SAN DIEGO (CNS) - Checkpoints are scheduled to be set up around San Diego County this weekend and again on New Year's Eve to catch suspected drunken drivers.
Police officers in El Cajon scheduled a checkpoint from about 6 p.m. Friday to 3 a.m. Saturday in an effort to reduce the number of people injured or killed in alcohol- or drug-related crashes and to ensure drivers had valid licenses, according to Monica Zech, the city's public information officer.
Among the checkpoint's components were to increase awareness of the dangers of impaired driving and to encourage the use of sober designated drivers. By publicizing the enforcement and education efforts, police believe motorists could be deterred from drunken or drugged driving, Zech said.
The Escondido Police Department will also conduct a checkpoint Friday, Lt. Tom Albergo said.
According to Albergo, seven people were killed and 234 were injured in drunken driving crashes in Escondido over the past three years.
"DUI checkpoints have been an essential part of the phenomenal reduction in DUI deaths that we witnessed since 2006 in California," Christopher J. Murphy, Director of the California Office of Traffic Safety, said. "But since the tragedy of DUI accounts for nearly one-third of traffic fatalities, Escondido needs the high visibility enforcement and public awareness that checkpoints provide."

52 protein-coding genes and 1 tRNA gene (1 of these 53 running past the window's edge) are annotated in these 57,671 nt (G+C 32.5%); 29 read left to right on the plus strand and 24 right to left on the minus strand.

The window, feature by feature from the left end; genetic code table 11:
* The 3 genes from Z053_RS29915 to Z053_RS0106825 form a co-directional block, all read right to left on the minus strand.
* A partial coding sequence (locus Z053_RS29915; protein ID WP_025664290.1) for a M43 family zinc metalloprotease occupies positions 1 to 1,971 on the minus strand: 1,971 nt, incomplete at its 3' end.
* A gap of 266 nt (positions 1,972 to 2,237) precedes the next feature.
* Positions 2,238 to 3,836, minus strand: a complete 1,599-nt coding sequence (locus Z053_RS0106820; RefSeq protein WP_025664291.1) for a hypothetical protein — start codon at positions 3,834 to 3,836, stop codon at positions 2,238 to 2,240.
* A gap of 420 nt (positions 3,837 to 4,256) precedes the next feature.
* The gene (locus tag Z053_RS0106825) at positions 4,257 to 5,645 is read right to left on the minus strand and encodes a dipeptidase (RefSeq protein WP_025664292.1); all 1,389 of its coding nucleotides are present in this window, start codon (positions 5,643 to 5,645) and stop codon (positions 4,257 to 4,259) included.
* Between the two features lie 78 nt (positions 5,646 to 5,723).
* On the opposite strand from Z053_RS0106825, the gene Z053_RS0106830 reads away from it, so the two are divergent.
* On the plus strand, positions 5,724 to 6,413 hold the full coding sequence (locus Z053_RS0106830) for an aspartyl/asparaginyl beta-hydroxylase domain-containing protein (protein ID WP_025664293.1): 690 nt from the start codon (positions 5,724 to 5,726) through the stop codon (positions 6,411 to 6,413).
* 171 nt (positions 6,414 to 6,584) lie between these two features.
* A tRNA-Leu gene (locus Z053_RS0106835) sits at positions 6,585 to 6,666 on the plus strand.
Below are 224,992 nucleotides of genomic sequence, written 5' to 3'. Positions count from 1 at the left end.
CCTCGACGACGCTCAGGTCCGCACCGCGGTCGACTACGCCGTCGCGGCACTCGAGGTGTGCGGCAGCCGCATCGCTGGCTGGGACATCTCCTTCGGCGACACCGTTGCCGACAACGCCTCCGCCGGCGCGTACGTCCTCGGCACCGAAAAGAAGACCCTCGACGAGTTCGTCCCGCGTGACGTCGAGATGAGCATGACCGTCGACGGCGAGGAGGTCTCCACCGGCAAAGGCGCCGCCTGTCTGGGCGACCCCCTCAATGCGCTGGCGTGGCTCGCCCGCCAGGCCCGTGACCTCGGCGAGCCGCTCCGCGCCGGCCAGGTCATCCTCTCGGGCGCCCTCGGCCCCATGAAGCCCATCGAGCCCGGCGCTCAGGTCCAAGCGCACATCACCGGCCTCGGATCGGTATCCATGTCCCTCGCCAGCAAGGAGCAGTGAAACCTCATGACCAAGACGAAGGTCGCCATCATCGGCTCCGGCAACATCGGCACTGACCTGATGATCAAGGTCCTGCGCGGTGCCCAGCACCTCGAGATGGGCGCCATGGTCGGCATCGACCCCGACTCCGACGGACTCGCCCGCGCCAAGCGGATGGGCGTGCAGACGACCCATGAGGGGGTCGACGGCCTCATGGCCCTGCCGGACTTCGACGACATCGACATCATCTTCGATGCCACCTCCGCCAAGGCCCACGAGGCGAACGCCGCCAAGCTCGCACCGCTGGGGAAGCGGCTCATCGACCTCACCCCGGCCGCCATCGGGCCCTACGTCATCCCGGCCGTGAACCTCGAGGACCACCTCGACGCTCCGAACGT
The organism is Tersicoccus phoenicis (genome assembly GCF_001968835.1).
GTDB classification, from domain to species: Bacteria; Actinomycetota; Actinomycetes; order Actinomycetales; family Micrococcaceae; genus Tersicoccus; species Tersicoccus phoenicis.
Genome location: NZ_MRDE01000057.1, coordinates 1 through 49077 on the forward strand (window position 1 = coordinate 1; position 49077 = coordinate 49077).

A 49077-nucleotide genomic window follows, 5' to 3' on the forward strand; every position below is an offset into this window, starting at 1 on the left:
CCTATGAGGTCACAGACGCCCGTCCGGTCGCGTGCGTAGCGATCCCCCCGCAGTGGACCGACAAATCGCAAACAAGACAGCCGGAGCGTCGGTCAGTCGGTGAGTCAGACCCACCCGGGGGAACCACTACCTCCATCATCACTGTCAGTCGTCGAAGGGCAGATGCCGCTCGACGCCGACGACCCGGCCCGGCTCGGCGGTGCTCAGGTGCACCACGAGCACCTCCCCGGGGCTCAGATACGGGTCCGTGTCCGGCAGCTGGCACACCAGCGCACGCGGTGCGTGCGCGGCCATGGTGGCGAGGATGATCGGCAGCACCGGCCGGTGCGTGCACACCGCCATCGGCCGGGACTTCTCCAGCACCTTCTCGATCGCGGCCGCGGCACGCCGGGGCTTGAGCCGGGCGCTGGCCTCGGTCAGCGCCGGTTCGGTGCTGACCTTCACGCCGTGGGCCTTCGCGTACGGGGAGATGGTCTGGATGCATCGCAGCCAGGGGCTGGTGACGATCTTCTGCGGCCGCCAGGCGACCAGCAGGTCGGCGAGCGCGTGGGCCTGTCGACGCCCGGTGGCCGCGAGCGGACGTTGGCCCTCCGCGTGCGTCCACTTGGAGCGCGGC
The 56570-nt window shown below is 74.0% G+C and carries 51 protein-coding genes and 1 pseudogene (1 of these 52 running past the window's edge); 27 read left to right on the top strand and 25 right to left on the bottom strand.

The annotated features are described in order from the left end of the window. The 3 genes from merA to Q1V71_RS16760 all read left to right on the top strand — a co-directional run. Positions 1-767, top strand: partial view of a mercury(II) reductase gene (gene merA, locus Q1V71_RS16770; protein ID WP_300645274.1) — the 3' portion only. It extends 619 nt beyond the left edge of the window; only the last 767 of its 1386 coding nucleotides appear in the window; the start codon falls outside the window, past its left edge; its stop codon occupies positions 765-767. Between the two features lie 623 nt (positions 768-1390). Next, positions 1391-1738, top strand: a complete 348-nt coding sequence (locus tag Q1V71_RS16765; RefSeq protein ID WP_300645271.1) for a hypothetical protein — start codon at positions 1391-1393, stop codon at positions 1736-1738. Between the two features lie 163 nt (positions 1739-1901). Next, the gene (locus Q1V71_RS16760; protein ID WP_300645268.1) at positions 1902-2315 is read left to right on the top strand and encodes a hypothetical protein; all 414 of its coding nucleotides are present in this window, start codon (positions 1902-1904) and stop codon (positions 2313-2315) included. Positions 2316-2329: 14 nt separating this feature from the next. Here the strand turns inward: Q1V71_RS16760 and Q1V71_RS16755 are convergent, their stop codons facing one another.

The San Diego Police Department's Traffic Unit planned checkpoints from 9 p.m. Saturday to 3:30 a.m. Sunday, and again starting at 9 p.m. Monday at undisclosed locations within the city, according to San Diego police Officer Mark McCullough.
Officers would contact drivers to check for signs of alcohol or drug impairment and when possible, specially trained officers would evaluate those suspected of drugged driving, the officer said.
"Over the course of the past three years, DUI collisions have claimed 60 lives and resulted in 2,518 injury crashes harming 4,992 of our friends and neighbors," McCullough said, adding checkpoints' deterrent effect was a proven resource in reducing the number of people injured or killed in alcohol- or drug-related crashes.
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